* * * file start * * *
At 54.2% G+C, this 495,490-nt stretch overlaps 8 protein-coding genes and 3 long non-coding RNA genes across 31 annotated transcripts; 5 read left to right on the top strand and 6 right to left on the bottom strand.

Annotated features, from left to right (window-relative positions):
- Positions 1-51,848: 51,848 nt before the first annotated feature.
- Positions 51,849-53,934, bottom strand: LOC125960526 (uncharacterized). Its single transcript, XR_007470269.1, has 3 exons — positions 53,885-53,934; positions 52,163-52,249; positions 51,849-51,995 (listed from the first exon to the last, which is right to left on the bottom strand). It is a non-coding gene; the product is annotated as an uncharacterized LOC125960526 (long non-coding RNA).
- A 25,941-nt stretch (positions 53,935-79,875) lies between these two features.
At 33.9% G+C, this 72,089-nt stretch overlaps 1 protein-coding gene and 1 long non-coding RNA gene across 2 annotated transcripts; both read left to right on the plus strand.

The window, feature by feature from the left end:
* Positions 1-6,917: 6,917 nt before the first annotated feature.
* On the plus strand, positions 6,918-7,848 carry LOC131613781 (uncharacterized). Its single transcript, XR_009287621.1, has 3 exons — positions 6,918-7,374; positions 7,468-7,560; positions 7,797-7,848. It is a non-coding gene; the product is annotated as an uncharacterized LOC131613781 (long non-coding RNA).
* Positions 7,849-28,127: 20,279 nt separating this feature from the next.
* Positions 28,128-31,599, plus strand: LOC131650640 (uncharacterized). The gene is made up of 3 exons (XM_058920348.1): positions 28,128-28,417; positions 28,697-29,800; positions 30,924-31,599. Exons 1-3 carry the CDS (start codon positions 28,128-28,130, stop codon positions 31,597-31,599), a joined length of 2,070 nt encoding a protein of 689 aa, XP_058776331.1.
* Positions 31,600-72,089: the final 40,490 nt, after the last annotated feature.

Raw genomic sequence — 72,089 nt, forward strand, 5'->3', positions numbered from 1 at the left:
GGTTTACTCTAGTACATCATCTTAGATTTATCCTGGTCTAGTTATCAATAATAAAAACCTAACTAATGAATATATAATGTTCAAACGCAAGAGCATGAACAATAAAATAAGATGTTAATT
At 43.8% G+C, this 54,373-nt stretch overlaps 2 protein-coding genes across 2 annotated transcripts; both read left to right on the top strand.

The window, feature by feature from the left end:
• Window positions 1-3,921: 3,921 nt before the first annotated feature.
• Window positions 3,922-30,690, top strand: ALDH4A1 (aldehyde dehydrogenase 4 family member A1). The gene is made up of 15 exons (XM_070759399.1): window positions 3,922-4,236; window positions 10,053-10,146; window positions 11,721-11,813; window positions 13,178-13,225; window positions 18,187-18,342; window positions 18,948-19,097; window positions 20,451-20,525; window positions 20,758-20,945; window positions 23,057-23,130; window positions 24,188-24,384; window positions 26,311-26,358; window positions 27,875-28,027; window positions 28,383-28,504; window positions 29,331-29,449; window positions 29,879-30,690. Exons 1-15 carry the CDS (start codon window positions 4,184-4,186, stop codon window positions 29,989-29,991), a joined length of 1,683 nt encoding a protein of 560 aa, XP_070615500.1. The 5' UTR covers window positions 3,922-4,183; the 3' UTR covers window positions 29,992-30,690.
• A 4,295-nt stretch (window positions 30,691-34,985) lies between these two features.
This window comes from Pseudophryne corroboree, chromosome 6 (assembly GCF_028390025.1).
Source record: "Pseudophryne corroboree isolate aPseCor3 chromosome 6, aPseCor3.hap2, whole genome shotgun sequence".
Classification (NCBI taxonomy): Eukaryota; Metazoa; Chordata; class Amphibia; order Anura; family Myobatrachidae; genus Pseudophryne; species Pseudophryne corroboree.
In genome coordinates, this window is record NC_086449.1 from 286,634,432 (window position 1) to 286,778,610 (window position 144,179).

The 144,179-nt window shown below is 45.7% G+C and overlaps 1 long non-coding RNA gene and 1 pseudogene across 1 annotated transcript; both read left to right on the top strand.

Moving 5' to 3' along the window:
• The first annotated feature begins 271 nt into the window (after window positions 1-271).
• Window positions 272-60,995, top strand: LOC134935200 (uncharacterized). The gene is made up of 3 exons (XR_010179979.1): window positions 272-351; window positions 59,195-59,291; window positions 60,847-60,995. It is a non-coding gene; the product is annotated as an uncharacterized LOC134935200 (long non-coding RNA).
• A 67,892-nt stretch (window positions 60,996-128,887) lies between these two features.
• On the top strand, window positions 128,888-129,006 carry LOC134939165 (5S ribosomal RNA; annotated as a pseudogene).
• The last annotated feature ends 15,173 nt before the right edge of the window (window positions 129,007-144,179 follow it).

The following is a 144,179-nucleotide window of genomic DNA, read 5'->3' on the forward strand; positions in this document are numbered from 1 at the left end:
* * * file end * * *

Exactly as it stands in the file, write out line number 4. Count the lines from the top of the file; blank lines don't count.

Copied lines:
- Positions 51,849-53,934, bottom strand: LOC125960526 (uncharacterized). Its single transcript, XR_007470269.1, has 3 exons — positions 53,885-53,934; positions 52,163-52,249; positions 51,849-51,995 (listed from the first exon to the last, which is right to left on the bottom strand). It is a non-coding gene; the product is annotated as an uncharacterized LOC125960526 (long non-coding RNA).